What a difference a few years makes. In 2011 the Rafale had no foreign orders. India had been proclaiming the Rafale the “best aircraft for India” for some 5 years by then and declared it the L1 bidder in the tender for the 126 MMRCA with the Eurofighter Typhoon as the L2. India only negotiated purchase price with the L1 bidder because those were the rules of the tender and we have now come to this point where the price has increased so much that India has scrapped the tender and is only considering buying 36 aircraft for now under government to government with France.
Earlier this year Egypt ordered 24 Rafale and Qatar ordered 24 Rafale so France is no longer under any pressure to obtain sales orders. In fact it is now the opposite i.e. if India actually places the order then France will not be able to make the delivery anytime soon. Yes of course Dassault says it will increase the production to 3 aircraft per month, but given that such an aircraft uses parts procured from various vendors, can they really triple the production from 1 aircraft per month to 3 aircraft a month so easily? So all this creates the opportunity or necessity for raising the price of the Rafale.Now if you look at the Eurofighter Typhoon you will see that it is still the same as 2011 i.e. it has no export orders. The Eurofighter is a consortium including countries of UK, Germany, France, Italy and Spain and they obviously are not thrilled at the idea that the Rafale is getting all these export orders while the Typhoon has got none so far. Moreover, in the aircraft industry, when one player gets a lot of orders it starts to have a snowball effect. India already said that the Typhoon would meet its requirements, after all it was designated as the L2 bidder. So this leads to the obvious question of why India does not buy the Typhoon instead of or in addition to the Rafale.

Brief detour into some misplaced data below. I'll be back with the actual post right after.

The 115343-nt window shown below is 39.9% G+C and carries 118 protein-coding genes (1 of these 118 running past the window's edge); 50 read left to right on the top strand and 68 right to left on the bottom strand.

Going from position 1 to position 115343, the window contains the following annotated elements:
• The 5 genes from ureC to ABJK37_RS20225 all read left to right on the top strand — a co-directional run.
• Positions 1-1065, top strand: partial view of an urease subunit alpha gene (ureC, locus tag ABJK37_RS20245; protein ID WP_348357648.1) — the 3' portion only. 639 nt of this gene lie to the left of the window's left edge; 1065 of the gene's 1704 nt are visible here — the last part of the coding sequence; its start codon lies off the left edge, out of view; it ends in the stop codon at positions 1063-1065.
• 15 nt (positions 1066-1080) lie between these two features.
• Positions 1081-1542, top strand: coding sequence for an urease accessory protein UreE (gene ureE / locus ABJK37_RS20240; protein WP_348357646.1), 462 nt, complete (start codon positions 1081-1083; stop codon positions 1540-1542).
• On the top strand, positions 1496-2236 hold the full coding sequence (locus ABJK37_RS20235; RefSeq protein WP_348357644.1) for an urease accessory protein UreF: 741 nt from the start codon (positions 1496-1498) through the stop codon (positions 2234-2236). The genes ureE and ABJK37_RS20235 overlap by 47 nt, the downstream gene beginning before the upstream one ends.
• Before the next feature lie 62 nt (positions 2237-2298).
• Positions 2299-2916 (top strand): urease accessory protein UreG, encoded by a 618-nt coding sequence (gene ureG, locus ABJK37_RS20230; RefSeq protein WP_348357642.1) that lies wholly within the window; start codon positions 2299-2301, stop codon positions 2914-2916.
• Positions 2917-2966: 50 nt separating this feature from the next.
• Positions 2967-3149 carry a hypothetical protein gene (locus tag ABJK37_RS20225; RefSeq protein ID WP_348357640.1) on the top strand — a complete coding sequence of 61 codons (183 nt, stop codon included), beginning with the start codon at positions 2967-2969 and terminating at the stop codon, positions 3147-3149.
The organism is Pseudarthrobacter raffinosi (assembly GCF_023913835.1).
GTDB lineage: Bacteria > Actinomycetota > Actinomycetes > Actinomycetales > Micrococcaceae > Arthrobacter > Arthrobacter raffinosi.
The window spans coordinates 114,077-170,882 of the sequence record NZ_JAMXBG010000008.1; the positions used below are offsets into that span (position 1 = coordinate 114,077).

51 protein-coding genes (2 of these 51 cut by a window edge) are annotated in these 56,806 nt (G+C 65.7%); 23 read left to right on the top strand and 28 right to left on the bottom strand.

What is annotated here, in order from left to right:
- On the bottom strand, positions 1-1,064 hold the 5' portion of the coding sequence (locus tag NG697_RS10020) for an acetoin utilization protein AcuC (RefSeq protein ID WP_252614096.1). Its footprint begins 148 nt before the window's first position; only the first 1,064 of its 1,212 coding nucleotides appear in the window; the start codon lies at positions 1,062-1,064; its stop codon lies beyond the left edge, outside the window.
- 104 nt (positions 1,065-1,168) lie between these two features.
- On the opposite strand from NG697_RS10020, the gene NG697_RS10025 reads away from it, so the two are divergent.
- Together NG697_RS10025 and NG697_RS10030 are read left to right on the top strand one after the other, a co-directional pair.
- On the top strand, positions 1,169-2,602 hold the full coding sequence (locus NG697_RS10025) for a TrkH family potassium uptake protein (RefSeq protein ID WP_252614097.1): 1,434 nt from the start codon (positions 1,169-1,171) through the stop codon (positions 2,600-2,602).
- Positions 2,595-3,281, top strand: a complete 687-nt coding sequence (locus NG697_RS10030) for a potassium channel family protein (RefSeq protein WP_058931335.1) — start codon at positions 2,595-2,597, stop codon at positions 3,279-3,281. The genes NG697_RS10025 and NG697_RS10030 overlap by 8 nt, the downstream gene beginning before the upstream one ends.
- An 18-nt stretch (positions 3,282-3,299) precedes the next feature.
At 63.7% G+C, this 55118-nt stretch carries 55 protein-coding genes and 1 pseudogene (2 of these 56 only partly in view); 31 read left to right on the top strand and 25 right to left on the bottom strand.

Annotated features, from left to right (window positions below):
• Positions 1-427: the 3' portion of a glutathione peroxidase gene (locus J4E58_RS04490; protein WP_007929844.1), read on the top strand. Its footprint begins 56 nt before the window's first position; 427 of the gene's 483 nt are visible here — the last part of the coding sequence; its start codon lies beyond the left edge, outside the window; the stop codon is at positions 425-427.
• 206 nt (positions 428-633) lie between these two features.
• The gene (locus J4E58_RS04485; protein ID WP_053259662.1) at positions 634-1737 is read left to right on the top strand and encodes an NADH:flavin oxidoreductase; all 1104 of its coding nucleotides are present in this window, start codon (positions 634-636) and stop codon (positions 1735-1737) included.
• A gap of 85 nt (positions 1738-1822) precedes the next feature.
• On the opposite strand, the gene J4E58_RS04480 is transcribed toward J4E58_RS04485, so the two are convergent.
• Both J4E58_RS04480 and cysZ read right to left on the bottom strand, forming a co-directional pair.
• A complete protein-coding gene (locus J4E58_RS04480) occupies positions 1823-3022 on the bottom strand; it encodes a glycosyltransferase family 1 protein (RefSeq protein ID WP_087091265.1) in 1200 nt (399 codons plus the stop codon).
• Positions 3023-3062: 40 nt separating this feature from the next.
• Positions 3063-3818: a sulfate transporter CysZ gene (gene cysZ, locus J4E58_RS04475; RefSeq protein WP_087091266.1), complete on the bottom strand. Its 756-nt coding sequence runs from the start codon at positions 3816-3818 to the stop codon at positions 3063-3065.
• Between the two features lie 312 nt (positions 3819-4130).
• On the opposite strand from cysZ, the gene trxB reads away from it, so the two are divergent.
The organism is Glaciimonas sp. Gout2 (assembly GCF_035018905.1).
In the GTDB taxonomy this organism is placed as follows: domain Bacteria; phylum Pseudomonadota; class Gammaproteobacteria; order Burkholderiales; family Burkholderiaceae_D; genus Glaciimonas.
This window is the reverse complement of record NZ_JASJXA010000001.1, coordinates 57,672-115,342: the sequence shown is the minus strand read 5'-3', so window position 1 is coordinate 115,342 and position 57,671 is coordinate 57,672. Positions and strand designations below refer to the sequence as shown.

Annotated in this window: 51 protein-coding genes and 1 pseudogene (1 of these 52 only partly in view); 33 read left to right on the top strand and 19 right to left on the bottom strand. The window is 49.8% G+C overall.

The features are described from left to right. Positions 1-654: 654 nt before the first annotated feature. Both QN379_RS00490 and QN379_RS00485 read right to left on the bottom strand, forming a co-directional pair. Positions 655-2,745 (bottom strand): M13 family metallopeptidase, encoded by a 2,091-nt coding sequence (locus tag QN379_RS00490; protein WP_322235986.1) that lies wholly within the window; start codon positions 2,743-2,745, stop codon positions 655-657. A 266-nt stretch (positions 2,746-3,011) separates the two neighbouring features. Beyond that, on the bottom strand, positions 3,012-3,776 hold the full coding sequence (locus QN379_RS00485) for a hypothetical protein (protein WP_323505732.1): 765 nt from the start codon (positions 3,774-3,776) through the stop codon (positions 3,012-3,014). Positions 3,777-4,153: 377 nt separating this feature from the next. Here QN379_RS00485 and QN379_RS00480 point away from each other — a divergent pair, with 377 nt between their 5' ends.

If you tell the Indian Air Force that you will buy 60 Rafale and 60 Typhoon then the IAF will respond that it will create a lot of logistics problems with maintaining the aircraft and procuring spare parts and training of pilots and they of course would be correct. In return, the politicians will point out that if you buy from a single vendor the cost will always be high whereas if you buy from multiple vendors then going forward you will reach a point where the vendors will compete with each other on price for future orders and not only that in the event of a war, you are not relying on the capabilities of a single aircraft but rather a combination of aircraft to protect your country, so you can make a valid argument that using a variety of aircraft may be a logistics nightmare, but will make the country safer and it will in the long run, wind up costing the same.
Truth be told the IAF has a soft spot for the Rafale because the IAF has the older Dassault Mirage 2000 and they just like the design style of the Dassault aircraft. Also the Rafale was designed from day one with the idea of landing on an aircraft carrier and since India being a peninsula wants to have aircraft carriers, the Rafale is the best choice. But that still does not mean that you cannnot operate both the Rafale and the Typhoon, after all India is a big country and needs a lot of aircraft to protect itself.